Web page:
Landfills also negatively impact the environment. Landfills produce leachate and gas emissions, which enter the environment around the landfill, poisoning the groundwater and air. Although landfills must have plastic or clay liners, these liners often have leaks. Leachate is a liquid produced by the waste in landfills that leaks out of the landfill liners, contaminating groundwater and polluting nearby water sources.
The most immediate hazard of leachate is its relatively high ammonia content. This ammonia turns to nitrate when introduced into the environment, leading to increased plant life and algae growth, which can cause "eutrophication," or a lack of oxygen. Eutrophication creates "dead zones" where animals cannot survive due to a lack of oxygen. Leachate destroys local wildlife.
Leachate can also contain mercury and other harmful toxins, contributing to health risks for humans living nearby. One study concluded a 12% increased risk of congenital disabilities in children born to families living within a mile of landfills, mainly due to leachate.
Landfills also contribute to the release of harmful greenhouse gases, accounting for 20% of global methane emissions. As the organic matter contained in waste material decomposes, it releases methane gas. Methane is a potent greenhouse gas. The carbon dioxide, water vapor, and other gases produced by landfills can contribute to local smog and air pollution, further impacting public health.
The bottom line is that waste does not disappear; it goes to landfills in predominantly poorer areas where underprivileged people must live with the consequences. It affects our air and water, impacts our health, lowers our property values, and diminishes our investments in infrastructure and schools. Landfills also pollute the soil for hundreds of years.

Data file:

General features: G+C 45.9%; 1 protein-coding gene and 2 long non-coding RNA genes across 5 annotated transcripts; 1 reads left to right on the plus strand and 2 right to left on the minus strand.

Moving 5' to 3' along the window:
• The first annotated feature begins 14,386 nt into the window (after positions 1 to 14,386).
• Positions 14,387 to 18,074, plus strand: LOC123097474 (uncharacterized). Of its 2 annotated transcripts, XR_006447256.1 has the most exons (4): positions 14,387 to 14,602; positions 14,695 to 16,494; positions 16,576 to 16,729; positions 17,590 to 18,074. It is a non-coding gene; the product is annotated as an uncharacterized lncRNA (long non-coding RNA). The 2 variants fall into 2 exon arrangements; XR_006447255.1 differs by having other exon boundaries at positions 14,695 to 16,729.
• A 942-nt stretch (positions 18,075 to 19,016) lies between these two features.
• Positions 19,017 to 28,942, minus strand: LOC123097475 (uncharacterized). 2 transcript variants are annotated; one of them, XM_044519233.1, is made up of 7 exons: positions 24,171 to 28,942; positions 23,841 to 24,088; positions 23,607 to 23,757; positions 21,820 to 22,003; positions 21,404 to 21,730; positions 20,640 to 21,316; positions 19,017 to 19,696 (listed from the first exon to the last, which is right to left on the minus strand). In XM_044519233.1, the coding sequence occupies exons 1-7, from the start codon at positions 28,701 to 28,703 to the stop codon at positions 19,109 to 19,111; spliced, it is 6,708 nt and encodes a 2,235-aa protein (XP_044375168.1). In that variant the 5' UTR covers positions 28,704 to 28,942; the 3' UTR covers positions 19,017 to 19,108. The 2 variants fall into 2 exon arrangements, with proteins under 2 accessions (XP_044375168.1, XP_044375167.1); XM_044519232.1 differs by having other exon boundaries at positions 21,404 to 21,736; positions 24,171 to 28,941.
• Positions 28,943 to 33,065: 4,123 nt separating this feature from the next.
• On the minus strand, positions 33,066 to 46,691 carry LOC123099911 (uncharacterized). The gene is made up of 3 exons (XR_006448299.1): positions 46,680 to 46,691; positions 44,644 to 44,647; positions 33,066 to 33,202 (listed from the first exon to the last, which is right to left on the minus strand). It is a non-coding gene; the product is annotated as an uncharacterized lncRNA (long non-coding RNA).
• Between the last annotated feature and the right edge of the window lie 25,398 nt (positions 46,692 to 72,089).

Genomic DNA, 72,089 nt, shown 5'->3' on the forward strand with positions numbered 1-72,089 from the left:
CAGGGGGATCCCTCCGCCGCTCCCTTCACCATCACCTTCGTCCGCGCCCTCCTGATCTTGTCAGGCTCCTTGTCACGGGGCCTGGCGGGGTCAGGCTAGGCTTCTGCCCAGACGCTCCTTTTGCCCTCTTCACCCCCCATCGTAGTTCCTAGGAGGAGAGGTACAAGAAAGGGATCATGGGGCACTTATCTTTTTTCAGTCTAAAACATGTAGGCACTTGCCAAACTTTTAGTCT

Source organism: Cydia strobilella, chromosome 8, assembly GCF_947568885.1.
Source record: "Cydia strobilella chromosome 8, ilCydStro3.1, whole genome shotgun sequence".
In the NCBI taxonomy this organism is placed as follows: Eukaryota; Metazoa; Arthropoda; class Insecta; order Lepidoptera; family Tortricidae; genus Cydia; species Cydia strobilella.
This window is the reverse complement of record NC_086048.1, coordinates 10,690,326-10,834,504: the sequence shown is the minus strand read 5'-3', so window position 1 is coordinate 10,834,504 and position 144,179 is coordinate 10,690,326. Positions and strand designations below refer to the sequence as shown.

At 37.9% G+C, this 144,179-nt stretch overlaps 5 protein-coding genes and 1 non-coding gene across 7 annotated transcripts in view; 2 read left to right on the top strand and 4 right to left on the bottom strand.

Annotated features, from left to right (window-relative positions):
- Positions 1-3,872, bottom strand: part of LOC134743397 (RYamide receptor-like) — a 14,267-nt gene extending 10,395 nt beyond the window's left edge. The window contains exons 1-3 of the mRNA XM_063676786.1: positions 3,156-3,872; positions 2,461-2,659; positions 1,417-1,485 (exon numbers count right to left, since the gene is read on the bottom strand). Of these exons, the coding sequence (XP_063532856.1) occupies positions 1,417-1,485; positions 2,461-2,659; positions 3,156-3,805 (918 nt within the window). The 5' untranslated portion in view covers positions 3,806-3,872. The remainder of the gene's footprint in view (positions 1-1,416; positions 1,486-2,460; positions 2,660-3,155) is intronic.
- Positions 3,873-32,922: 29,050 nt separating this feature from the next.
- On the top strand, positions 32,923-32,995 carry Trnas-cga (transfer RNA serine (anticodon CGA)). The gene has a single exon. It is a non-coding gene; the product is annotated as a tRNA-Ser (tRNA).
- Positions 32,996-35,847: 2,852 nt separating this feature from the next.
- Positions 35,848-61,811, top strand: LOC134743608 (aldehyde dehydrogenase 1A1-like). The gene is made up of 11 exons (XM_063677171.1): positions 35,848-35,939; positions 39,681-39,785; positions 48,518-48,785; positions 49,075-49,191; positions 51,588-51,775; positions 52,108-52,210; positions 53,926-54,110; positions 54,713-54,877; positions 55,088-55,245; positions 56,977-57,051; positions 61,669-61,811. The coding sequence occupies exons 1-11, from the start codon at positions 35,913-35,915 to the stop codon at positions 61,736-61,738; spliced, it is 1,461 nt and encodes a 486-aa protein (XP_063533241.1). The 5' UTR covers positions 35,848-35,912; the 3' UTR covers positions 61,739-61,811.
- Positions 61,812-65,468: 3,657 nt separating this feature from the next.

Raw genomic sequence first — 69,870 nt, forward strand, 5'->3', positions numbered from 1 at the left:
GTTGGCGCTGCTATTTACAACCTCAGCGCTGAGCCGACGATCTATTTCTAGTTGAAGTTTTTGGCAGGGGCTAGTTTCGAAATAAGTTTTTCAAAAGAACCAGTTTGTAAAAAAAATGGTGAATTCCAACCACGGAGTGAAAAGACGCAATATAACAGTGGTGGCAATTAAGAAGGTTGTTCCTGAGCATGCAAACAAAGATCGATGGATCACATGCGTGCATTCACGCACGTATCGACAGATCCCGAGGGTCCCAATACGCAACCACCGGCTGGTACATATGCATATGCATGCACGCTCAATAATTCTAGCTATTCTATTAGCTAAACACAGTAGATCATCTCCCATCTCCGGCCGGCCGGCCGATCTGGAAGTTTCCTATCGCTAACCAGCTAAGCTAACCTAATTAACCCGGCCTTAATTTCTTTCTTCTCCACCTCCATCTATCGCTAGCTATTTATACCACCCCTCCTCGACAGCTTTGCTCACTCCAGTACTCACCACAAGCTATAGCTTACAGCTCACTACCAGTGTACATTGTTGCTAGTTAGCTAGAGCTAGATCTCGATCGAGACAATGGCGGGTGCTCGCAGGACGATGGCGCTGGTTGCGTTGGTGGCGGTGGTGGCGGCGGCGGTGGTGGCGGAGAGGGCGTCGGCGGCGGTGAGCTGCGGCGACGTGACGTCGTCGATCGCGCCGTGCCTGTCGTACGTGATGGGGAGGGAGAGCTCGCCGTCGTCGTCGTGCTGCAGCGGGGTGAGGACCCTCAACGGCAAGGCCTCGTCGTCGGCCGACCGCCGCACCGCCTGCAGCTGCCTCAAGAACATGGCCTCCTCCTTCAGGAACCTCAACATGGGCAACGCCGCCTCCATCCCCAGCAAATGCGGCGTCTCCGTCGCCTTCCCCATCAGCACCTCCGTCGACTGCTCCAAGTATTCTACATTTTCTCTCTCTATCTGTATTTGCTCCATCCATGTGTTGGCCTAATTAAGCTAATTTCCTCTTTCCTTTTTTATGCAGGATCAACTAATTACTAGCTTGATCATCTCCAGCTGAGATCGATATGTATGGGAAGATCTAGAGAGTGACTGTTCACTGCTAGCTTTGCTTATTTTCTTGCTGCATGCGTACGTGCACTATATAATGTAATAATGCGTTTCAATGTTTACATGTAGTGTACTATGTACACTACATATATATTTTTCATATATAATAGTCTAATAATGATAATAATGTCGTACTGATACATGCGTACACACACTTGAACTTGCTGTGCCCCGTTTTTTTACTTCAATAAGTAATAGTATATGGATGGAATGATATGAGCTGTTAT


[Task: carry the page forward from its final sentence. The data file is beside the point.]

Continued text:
The industry is trying to make improvements. While it is true that most landfills have not changed since legislation regarding layers and thickness of linings was passed in the 1980s, modern landfills are a vast improvement over the simple open pits used in the past. Modern "sanitary" landfills are designed to separate waste into "cells," channel escaping gas into gas collection systems, and prevent excess runoff or leachate.
Unfortunately, no amount of engineering has yet produced a completely safe landfill. The only equitable, long-term solution is to end waste.
At Rubicon, we are using data-driven decision making and our technology products to help customers move away from the landfill model at scale. Even though we send things to landfills as well, we can use data to understand where things are moving to make long term decisions and reshape and re-stack the way the industry feels today.
Moving toward circular economies with more sustainable waste management will notably increase livability for those where waste gets dumped. Further still, it will increase capital investments and provide better outcomes for society.